- Present a petition to the Council;
- Complain about any aspect of the Council’s services. (If a complaint in the usual way does not bring satisfaction, the Council has a formal Complaints procedure);
- Complain to the Cheshire East Council’s Monitoring Officer if they have evidence which shows that a councillor has not followed the Council’s Code of Conduct;
- Inspect the Council’s accounts and make their views known to the external Auditor who checks the Council’s financial management and expenditure.
- View and in most cases obtain copies of documents set out in the Council’s publication scheme.
- The Council welcomes participation by its citizens in its work and welcomes interested people at its meetings.
9. Roles and Functions of All Councillors
9.1 All councillors, whatever their formal position on the council (or party-political system), share common roles and responsibilities.
(a) Key Roles
All councillors will:
- collectively be the ultimate policy-makers and carry out a number of strategic and corporate management functions;
- represent their communities and bring their views into the council’s decision-making process, i.e. become the advocate of and for their communities;
- contribute to the good governance of the area and actively encourage community participation and citizen involvement in decision making;
- deal with individual casework and act as an advocate for constituents in resolving particular concerns or grievances;
- balance different interests identified within the ward and represent the ward as a whole;
- participate in the governance and management of the council;
- be available to represent the council on other bodies;
- maintain the highest standards of conduct and ethics.
- ensure that Council provides value for money or best value in all its services
(b) Rights and Duties
- Councillors will have such rights of access to such documents, information, land and buildings of the council as are necessary for the proper discharge of their functions and in accordance with the law.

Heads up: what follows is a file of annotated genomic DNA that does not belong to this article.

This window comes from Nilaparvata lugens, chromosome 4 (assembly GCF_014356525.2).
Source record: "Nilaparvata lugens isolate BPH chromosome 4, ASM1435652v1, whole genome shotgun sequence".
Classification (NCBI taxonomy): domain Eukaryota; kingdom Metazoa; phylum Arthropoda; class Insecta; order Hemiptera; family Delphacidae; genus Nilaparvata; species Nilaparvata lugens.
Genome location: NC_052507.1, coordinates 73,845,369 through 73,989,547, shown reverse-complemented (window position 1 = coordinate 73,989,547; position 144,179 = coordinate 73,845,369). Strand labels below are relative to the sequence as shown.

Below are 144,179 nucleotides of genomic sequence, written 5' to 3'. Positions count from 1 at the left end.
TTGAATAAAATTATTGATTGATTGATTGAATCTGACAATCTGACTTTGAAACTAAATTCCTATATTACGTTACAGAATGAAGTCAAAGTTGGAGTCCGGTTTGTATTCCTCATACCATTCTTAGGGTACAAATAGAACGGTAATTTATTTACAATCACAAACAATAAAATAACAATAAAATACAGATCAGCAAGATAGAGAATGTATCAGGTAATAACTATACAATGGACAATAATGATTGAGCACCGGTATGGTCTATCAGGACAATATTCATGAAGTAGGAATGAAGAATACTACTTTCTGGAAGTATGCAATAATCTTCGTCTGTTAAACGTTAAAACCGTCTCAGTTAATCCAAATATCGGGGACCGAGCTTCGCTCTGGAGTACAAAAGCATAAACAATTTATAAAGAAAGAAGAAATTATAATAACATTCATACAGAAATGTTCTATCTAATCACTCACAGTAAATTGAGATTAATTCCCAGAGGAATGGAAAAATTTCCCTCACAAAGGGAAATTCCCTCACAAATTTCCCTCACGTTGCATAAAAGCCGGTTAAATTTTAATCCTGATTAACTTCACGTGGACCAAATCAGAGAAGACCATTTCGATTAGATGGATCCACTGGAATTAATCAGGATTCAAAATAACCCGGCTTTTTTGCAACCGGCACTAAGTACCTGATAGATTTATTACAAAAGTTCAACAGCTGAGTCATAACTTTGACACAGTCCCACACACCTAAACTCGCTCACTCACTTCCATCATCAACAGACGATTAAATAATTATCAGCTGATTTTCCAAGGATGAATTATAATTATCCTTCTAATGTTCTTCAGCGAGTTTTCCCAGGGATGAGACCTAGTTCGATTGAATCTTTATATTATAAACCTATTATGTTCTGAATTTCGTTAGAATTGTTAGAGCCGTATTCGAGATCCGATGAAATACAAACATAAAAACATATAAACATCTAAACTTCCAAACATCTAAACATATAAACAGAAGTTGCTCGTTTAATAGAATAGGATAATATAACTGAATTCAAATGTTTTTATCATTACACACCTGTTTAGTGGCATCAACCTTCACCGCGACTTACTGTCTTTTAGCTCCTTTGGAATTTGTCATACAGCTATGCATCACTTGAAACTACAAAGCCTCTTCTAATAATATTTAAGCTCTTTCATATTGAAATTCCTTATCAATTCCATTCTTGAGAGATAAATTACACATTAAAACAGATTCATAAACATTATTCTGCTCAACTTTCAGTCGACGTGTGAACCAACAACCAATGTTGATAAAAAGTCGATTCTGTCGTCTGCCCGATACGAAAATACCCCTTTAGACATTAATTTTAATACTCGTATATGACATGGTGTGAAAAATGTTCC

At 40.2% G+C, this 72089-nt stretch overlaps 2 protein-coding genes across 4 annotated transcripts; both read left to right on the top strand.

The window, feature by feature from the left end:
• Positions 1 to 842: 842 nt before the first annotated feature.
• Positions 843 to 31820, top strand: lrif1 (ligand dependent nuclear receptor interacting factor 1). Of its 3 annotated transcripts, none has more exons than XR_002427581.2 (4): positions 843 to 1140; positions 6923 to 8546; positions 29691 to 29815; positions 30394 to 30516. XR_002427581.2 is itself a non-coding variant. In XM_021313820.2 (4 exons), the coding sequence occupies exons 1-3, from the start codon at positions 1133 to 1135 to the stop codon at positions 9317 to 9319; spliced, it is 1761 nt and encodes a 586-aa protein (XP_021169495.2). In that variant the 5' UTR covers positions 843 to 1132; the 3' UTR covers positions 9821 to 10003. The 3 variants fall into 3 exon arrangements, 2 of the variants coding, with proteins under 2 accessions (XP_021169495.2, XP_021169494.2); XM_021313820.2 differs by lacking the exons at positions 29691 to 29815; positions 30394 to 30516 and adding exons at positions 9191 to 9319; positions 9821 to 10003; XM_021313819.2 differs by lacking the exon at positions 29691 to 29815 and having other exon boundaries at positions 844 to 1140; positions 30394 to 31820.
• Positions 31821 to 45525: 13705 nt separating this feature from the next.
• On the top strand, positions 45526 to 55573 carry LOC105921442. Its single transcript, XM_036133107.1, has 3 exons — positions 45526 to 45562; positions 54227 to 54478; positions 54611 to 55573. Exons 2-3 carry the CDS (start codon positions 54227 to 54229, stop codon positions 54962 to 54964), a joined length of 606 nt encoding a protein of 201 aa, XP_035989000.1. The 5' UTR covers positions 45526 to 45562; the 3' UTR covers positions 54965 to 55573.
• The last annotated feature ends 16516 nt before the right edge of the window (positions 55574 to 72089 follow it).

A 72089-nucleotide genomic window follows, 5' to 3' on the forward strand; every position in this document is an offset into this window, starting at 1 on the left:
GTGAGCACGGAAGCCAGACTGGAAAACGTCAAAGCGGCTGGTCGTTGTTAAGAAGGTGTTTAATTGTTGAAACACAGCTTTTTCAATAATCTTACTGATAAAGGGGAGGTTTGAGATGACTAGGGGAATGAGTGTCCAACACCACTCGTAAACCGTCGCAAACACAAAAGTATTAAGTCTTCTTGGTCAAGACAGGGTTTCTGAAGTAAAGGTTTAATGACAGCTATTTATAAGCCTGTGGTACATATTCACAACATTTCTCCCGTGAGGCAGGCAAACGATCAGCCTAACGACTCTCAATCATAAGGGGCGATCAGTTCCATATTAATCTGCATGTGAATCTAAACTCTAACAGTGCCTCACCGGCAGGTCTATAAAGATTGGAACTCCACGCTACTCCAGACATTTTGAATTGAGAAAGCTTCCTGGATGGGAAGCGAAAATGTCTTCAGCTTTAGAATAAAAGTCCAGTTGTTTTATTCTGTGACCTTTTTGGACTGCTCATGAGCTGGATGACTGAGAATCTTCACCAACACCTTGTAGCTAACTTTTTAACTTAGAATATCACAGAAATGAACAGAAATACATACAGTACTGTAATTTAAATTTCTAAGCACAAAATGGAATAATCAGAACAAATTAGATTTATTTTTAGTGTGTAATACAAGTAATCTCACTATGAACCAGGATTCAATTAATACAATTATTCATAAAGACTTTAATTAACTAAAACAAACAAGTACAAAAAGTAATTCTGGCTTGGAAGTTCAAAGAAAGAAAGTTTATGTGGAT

- Councillors will not disclose information which is confidential or exempt without the consent of the Council or divulge information given in confidence to anyone other than a councillor or officer entitled to know it.
- Unless specifically authorised to do so by the Council or a committee, a Member of the Council shall not issue any order respecting any works which are being carried out by or on behalf of the Council or claim by virtue of membership of the Council any right to inspect or to enter upon any lands or premises which the Council have the power or duty to inspect or enter.
10. Roles and Functions of the Mayor
10.1 The Mayor has a statutory role and that is to chair meetings of full Council. In doing so, will promote political neutrality.
10.2 The Mayor will be the civic head of the Council, first citizen of the Town subject to deference to the Cheshire East Mayor or Chairman where appropriate. He / She will be a symbol of the Authority and an expression of social cohesion.
10.3 The Mayor will have a key role in promoting the town and will act as the Town Council’s representative at official events.
10.4 The Mayor will be elected from amongst the Authority’s members by full Council at its Annual Meeting and holds office for a year. The Council may elect a Mayor for a further term.
11. Deputy Mayor
11.1 The Council appoint a Deputy Mayor at the time the Mayor is elected, who shall assume the role of the Mayor when the Mayor is not present, or unable to fulfil that function.